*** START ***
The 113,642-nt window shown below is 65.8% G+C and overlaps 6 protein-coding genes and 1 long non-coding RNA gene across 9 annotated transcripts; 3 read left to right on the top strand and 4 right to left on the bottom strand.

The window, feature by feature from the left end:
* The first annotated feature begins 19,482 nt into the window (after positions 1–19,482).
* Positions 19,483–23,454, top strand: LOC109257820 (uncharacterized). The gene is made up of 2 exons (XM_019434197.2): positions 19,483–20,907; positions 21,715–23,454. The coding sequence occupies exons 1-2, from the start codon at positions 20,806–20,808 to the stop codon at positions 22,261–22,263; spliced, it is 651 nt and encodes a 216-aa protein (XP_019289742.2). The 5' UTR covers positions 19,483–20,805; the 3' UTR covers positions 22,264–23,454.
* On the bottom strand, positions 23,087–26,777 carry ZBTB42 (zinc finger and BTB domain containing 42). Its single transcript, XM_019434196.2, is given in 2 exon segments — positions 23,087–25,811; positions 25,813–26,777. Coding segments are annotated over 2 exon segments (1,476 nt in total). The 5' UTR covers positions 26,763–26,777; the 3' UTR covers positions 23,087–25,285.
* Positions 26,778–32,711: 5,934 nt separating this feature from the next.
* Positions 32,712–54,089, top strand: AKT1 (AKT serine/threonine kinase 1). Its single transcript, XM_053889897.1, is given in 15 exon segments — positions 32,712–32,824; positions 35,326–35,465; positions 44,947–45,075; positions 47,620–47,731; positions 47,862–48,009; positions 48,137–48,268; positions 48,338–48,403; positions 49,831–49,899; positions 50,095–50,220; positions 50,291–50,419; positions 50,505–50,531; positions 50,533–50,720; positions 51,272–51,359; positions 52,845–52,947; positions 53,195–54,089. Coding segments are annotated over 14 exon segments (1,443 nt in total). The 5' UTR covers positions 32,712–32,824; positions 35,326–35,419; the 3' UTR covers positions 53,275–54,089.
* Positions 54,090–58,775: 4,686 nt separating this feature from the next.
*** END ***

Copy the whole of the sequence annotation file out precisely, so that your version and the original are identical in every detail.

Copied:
The 113,642-nt window shown below is 65.8% G+C and overlaps 6 protein-coding genes and 1 long non-coding RNA gene across 9 annotated transcripts; 3 read left to right on the top strand and 4 right to left on the bottom strand.

The window, feature by feature from the left end:
* The first annotated feature begins 19,482 nt into the window (after positions 1–19,482).
* Positions 19,483–23,454, top strand: LOC109257820 (uncharacterized). The gene is made up of 2 exons (XM_019434197.2): positions 19,483–20,907; positions 21,715–23,454. The coding sequence occupies exons 1-2, from the start codon at positions 20,806–20,808 to the stop codon at positions 22,261–22,263; spliced, it is 651 nt and encodes a 216-aa protein (XP_019289742.2). The 5' UTR covers positions 19,483–20,805; the 3' UTR covers positions 22,264–23,454.
* On the bottom strand, positions 23,087–26,777 carry ZBTB42 (zinc finger and BTB domain containing 42). Its single transcript, XM_019434196.2, is given in 2 exon segments — positions 23,087–25,811; positions 25,813–26,777. Coding segments are annotated over 2 exon segments (1,476 nt in total). The 5' UTR covers positions 26,763–26,777; the 3' UTR covers positions 23,087–25,285.
* Positions 26,778–32,711: 5,934 nt separating this feature from the next.
* Positions 32,712–54,089, top strand: AKT1 (AKT serine/threonine kinase 1). Its single transcript, XM_053889897.1, is given in 15 exon segments — positions 32,712–32,824; positions 35,326–35,465; positions 44,947–45,075; positions 47,620–47,731; positions 47,862–48,009; positions 48,137–48,268; positions 48,338–48,403; positions 49,831–49,899; positions 50,095–50,220; positions 50,291–50,419; positions 50,505–50,531; positions 50,533–50,720; positions 51,272–51,359; positions 52,845–52,947; positions 53,195–54,089. Coding segments are annotated over 14 exon segments (1,443 nt in total). The 5' UTR covers positions 32,712–32,824; positions 35,326–35,419; the 3' UTR covers positions 53,275–54,089.
* Positions 54,090–58,775: 4,686 nt separating this feature from the next.